People seem to love it or hate it; or so I’m told. But I say, don’t give rhubarb a raspberry, give it a try.
Summertime is a time when almost everyone thinks of simpler days gone by. For me, that includes remembering the wonders of rhubarb. As children, my sisters and I loved to rip a piece out of the ground and just chew on it raw. No harm there. An established rhubarb plant can take the tugging, and there’s a good dose of nutrition inside. Raw rhubarb is a great source of Vitamin C, Vitamin K, Calcium, Potassium, Magnesium, and Manganese, as well as chock full of dietary fiber.
Want to introduce some nostalgia into a summertime picnic? Hilda’s rhubarb crunch is from the 1970s, and still gaining compliments.
Hilda is a farmer’s wife in Bad Axe, Michigan. She turned 83 this year, and her rhubarb patch is still going strong. My family lived on the farm in the ‘70s and helped Ed, Hilda’s husband, work the farm in exchange for living in their “little house.” Every spring we harvested what seems like bushels of rhubarb from behind the hen houses. We washed rhubarb, cut it into ¼ inch pieces and threw it into Ziplock® bags, then right into the freezer. We also made plenty of rhubarb jams and served up Hilda’s Rhubarb Crunch, especially good hot out of the oven with a little vanilla ice cream.
We operated on a reduced carbon footprint before the term was coined. During the infancy of the environmental movement, we grew locally. Even the sugar was locally grown and processed from sugar beets.
Growing rhubarb does not require a farm. It can be grown as a nice accent plant for your flower garden. The stalks are a pretty deep red, and the broad leaves are a deep, hunters’ green. Besides, look at the beautiful flowers when the plant “goes to seed.” Fantastic!
Rhubarb does like lots of sun, so companion plant with other sun-loving flowers. Put it on the edge of the garden; there will be no need to uproot and re-plant for at least 20 years.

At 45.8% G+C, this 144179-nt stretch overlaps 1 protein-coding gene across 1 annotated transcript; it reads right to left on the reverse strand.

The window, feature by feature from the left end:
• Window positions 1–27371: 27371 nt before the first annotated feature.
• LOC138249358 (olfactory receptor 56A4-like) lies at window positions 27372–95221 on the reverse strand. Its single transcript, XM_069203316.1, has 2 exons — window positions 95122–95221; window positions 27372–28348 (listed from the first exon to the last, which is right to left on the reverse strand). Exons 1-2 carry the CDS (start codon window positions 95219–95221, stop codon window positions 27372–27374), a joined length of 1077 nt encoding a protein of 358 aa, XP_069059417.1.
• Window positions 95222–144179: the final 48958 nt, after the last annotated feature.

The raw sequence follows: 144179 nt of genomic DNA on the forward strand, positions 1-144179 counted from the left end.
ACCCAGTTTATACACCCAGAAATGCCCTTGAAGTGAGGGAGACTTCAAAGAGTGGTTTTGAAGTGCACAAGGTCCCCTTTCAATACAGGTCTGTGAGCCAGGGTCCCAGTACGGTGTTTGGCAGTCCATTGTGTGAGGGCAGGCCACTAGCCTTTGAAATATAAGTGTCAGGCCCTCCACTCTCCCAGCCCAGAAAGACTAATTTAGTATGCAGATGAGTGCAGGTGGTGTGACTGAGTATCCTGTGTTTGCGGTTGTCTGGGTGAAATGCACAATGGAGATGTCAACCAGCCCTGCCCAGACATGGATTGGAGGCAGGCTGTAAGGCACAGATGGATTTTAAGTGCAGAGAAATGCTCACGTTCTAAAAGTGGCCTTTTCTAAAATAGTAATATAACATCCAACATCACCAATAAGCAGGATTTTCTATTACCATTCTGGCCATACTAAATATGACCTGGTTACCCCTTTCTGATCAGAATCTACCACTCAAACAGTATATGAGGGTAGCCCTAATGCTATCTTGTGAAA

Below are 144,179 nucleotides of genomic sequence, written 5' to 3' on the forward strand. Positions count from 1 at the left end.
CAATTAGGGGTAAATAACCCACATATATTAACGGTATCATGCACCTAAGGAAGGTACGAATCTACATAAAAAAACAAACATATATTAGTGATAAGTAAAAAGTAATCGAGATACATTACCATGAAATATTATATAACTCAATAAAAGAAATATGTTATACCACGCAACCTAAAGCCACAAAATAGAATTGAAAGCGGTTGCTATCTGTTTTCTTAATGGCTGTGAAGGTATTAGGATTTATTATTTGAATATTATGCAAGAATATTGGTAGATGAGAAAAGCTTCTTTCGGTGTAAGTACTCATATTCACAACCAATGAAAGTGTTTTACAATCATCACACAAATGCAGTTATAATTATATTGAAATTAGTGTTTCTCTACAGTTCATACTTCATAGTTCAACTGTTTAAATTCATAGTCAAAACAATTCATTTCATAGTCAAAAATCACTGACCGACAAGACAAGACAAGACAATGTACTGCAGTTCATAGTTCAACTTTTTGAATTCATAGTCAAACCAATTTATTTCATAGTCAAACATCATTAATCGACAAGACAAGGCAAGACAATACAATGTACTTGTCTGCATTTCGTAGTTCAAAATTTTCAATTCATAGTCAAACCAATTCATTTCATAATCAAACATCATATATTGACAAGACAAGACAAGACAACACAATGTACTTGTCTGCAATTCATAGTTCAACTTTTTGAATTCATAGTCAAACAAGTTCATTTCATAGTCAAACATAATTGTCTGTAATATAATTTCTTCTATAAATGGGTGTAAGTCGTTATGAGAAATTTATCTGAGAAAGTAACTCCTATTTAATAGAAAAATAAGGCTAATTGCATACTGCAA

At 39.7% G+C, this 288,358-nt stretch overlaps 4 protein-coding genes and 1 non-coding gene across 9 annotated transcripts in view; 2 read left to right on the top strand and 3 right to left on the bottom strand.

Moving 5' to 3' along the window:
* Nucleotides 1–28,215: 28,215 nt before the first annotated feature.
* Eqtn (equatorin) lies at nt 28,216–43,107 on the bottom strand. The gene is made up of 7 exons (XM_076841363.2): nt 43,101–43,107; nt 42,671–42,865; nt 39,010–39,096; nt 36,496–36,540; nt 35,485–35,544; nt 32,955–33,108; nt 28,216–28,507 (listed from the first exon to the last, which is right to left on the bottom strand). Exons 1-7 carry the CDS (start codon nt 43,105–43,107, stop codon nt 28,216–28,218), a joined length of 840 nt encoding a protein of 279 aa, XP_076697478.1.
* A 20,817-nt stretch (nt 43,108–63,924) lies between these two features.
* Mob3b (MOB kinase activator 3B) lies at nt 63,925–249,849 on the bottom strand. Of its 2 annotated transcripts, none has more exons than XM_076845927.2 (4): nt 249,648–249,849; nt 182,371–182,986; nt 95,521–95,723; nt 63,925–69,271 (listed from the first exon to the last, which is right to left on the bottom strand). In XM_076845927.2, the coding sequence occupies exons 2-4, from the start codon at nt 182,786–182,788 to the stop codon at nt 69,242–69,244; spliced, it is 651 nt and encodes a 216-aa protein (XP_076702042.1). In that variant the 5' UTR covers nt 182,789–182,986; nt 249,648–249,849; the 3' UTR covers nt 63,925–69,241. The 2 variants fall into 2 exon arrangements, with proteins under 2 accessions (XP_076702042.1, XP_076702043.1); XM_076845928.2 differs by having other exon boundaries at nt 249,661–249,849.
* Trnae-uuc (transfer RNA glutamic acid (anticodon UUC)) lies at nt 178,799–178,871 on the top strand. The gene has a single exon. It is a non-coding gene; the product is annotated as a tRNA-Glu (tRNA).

Rhubarb takes little care, as long as it’s grown in well-drained soil. That said, it does take some time to get a harvest. Plant from a root in the early Spring. Till up the soil and make sure to keep the plants fertilized. Don’t harvest any rhubarb after the first year of growth. After two years, harvest a few finger size stalks, but leave most of the stalks to aid in good root development. The third year, any finger size stalks may be harvested. Each year the plant will produce more and more harvest-ready stalks. It took me four years to get enough rhubarb for Hilda’s Rhubarb Crunch from one plant. Now I have enough to give away.
Hilda’s Rhubarb Crunch
Mix well and press ½ in a 9 inch pan:
1 c. brown sugar 1/8 tsp. baking soda
1 c. flour 1/8 tsp. baking powder
½ c. butter ½ tsp. salt
¾ c oatmeal
Put 4 cups of finely chopped rhubarb over crust.
Cook until thick:
1 c. sugar
2 T cornstarch
1 c. water
1 tsp. vanilla
Pour over rhubarb
Sprinkle remaining crumb crust over top.
Bake at 350° F for 30-40 minutes.
As with almost everything, rhubarb crunch is best with ice cream and good company.
(No need to waste energy by preheating, just increase the baking time.)